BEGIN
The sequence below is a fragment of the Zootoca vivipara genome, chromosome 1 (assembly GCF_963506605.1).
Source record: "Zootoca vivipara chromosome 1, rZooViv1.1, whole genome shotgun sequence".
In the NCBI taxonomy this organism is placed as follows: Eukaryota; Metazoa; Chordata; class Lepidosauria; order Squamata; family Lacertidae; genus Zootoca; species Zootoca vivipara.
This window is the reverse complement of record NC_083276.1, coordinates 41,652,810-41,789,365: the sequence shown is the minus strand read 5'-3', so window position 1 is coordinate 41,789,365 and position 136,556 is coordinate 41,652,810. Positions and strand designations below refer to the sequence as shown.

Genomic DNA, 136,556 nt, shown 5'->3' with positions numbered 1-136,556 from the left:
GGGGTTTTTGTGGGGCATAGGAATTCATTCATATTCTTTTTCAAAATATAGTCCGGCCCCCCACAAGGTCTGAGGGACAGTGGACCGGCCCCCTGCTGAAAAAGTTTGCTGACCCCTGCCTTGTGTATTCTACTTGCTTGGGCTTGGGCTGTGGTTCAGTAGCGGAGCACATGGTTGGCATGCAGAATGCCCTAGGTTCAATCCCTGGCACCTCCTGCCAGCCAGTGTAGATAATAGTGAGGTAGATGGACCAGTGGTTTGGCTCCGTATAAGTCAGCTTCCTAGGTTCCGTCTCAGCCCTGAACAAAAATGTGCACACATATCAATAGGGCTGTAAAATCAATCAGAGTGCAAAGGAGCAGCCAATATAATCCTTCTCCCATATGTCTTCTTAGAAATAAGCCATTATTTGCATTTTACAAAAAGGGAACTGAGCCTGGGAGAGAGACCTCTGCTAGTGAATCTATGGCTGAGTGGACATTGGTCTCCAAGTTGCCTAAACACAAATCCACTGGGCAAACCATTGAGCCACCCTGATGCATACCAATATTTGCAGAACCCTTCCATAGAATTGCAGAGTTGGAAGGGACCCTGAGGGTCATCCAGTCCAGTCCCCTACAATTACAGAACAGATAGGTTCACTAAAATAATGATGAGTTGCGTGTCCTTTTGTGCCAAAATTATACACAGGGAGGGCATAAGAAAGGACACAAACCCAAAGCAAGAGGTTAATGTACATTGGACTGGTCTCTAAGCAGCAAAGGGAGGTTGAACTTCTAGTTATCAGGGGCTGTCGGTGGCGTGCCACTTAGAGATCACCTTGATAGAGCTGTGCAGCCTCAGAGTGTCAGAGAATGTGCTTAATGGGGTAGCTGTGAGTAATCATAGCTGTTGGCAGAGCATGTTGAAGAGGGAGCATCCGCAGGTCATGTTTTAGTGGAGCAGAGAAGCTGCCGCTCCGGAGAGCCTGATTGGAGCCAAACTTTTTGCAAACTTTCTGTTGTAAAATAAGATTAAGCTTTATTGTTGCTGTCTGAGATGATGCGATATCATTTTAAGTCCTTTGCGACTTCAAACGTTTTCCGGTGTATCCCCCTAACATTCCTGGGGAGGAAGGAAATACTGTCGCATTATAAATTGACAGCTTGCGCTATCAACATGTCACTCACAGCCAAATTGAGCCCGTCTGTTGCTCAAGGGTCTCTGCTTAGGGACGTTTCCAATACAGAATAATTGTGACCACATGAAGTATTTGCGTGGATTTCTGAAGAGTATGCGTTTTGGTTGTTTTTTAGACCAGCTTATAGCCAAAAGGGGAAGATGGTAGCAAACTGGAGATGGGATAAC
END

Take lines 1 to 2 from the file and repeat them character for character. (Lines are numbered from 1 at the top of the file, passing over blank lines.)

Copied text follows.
The sequence below is a fragment of the Zootoca vivipara genome, chromosome 1 (assembly GCF_963506605.1).
Source record: "Zootoca vivipara chromosome 1, rZooViv1.1, whole genome shotgun sequence".